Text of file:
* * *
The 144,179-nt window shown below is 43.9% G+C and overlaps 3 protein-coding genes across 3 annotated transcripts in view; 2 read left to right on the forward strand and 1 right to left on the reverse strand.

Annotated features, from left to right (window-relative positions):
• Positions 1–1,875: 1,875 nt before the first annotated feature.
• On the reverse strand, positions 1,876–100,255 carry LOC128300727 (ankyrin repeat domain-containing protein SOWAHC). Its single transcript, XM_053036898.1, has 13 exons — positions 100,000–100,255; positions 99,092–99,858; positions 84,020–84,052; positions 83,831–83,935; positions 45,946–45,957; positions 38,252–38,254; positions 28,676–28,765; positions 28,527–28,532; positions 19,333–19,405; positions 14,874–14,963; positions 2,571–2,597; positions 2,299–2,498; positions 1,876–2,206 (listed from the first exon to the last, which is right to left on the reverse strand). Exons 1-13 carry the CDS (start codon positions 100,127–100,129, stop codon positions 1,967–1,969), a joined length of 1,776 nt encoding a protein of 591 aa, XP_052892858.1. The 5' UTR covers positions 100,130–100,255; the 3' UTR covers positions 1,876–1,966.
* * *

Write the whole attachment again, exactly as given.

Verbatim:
The 144,179-nt window shown below is 43.9% G+C and overlaps 3 protein-coding genes across 3 annotated transcripts in view; 2 read left to right on the forward strand and 1 right to left on the reverse strand.

Annotated features, from left to right (window-relative positions):
• Positions 1–1,875: 1,875 nt before the first annotated feature.
• On the reverse strand, positions 1,876–100,255 carry LOC128300727 (ankyrin repeat domain-containing protein SOWAHC). Its single transcript, XM_053036898.1, has 13 exons — positions 100,000–100,255; positions 99,092–99,858; positions 84,020–84,052; positions 83,831–83,935; positions 45,946–45,957; positions 38,252–38,254; positions 28,676–28,765; positions 28,527–28,532; positions 19,333–19,405; positions 14,874–14,963; positions 2,571–2,597; positions 2,299–2,498; positions 1,876–2,206 (listed from the first exon to the last, which is right to left on the reverse strand). Exons 1-13 carry the CDS (start codon positions 100,127–100,129, stop codon positions 1,967–1,969), a joined length of 1,776 nt encoding a protein of 591 aa, XP_052892858.1. The 5' UTR covers positions 100,130–100,255; the 3' UTR covers positions 1,876–1,966.